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reciprocal of the arithmetic

The rapid and sustained increases in computing power starting from the second half of the 20th century have had a substantial impact on the practice of statistical science. Early statistical models were almost always from the class of linear models, but powerful computers, coupled with suitable numerical algorithms, caused an increased interest in nonlinear models (such as neural networks) as well as the creation of new types, such as generalized linear models and multilevel models.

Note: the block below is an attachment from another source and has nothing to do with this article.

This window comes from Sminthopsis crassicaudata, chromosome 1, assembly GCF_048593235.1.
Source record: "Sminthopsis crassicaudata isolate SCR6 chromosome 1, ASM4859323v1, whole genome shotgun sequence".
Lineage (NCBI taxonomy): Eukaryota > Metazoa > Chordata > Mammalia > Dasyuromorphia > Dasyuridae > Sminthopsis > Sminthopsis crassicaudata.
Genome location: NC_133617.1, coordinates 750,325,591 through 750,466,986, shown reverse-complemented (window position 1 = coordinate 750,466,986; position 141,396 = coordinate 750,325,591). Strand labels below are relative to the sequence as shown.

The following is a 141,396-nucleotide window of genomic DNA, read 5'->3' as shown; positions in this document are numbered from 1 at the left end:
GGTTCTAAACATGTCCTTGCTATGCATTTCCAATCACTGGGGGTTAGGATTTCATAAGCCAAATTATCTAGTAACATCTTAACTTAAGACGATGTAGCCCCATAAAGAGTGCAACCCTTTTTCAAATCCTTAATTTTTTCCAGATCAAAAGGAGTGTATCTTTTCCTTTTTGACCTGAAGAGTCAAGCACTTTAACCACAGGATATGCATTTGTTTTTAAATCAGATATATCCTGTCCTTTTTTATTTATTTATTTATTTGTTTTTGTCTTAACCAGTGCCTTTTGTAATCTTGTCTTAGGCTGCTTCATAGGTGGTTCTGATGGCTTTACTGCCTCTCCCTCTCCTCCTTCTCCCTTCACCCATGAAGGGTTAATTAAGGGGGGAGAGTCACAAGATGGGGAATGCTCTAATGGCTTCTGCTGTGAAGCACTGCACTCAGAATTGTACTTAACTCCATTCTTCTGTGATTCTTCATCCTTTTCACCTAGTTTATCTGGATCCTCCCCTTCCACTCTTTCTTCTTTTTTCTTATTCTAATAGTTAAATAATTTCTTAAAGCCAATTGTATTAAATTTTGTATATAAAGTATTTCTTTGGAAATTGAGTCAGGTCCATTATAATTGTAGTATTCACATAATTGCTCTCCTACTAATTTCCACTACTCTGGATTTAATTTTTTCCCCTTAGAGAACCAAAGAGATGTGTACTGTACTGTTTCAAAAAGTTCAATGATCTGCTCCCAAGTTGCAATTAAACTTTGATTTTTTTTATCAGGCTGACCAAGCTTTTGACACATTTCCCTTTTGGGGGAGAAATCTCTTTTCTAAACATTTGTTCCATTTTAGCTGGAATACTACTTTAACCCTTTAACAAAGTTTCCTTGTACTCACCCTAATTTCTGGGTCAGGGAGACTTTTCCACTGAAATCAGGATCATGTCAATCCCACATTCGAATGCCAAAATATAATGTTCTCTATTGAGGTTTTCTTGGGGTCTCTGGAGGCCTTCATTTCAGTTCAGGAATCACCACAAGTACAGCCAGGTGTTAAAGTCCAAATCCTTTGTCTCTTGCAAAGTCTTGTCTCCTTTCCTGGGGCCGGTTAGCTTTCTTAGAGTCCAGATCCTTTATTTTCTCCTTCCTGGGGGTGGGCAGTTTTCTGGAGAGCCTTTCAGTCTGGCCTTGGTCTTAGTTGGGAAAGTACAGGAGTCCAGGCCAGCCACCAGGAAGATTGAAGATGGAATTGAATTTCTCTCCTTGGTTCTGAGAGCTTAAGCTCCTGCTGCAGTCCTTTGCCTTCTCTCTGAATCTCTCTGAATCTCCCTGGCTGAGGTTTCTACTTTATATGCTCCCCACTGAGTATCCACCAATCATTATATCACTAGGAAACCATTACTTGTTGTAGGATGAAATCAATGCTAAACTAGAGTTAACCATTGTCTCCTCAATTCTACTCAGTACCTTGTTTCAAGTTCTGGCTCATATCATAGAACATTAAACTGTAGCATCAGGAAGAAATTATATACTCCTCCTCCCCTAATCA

Increased computing power has also led to the growing popularity of computationally intensive methods based on resampling, such as permutation tests and the bootstrap, while techniques such as Gibbs sampling have made use of Bayesian models more feasible. The computer revolution has implications for the future of statistics with new emphasis on “experimental” and “empirical” statistics. A large number of both general and special purpose statistical software are now available. Examples of available software capable of complex statistical computation include programs such as MathematicaSASSPSS, and R.